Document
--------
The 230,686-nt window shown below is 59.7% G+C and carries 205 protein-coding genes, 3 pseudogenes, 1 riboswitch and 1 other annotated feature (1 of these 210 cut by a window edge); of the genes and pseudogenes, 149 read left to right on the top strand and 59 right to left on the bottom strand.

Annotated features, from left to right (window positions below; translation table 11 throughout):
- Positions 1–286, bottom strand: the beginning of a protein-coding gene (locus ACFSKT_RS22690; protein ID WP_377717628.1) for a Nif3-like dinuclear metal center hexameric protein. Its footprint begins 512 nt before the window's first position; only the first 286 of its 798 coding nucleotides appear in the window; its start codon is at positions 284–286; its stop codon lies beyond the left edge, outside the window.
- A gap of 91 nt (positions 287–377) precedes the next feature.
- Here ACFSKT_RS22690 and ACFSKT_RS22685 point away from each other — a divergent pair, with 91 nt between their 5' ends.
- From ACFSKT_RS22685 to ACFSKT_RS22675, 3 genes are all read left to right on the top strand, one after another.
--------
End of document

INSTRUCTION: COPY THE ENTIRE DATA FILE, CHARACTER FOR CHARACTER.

The 230,686-nt window shown below is 59.7% G+C and carries 205 protein-coding genes, 3 pseudogenes, 1 riboswitch and 1 other annotated feature (1 of these 210 cut by a window edge); of the genes and pseudogenes, 149 read left to right on the top strand and 59 right to left on the bottom strand.

Annotated features, from left to right (window positions below; translation table 11 throughout):
- Positions 1–286, bottom strand: the beginning of a protein-coding gene (locus ACFSKT_RS22690; protein ID WP_377717628.1) for a Nif3-like dinuclear metal center hexameric protein. Its footprint begins 512 nt before the window's first position; only the first 286 of its 798 coding nucleotides appear in the window; its start codon is at positions 284–286; its stop codon lies beyond the left edge, outside the window.
- A gap of 91 nt (positions 287–377) precedes the next feature.
- Here ACFSKT_RS22690 and ACFSKT_RS22685 point away from each other — a divergent pair, with 91 nt between their 5' ends.
- From ACFSKT_RS22685 to ACFSKT_RS22675, 3 genes are all read left to right on the top strand, one after another.